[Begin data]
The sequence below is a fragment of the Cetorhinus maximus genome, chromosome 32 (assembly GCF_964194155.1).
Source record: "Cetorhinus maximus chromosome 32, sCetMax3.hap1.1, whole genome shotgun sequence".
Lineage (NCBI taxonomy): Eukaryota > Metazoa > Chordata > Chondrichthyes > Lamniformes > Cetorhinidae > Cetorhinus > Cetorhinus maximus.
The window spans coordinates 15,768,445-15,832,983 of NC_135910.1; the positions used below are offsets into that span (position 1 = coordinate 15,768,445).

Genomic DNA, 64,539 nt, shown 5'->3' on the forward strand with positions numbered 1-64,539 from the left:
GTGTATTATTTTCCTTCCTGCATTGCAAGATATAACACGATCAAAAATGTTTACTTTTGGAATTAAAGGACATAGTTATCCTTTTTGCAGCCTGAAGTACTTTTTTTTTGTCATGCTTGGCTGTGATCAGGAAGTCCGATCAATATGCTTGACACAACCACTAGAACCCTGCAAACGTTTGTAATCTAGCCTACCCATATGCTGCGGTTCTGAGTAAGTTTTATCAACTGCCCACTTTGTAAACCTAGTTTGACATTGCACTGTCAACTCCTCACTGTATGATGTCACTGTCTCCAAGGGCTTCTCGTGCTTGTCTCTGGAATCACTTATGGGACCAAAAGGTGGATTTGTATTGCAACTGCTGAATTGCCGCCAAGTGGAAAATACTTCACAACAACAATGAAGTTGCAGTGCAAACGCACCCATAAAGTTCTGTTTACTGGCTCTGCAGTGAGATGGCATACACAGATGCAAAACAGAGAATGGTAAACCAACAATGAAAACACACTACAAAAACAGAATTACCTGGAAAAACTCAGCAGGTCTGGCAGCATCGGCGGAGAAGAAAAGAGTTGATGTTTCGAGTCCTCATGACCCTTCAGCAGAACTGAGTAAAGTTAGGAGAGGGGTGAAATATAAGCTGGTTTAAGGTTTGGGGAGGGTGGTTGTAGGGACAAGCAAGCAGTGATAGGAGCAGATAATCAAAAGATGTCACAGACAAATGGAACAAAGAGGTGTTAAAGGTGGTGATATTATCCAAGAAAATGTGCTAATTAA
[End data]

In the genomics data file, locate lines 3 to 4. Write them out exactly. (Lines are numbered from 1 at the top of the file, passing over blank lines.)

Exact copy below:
Lineage (NCBI taxonomy): Eukaryota > Metazoa > Chordata > Chondrichthyes > Lamniformes > Cetorhinidae > Cetorhinus > Cetorhinus maximus.
The window spans coordinates 15,768,445-15,832,983 of NC_135910.1; the positions used below are offsets into that span (position 1 = coordinate 15,768,445).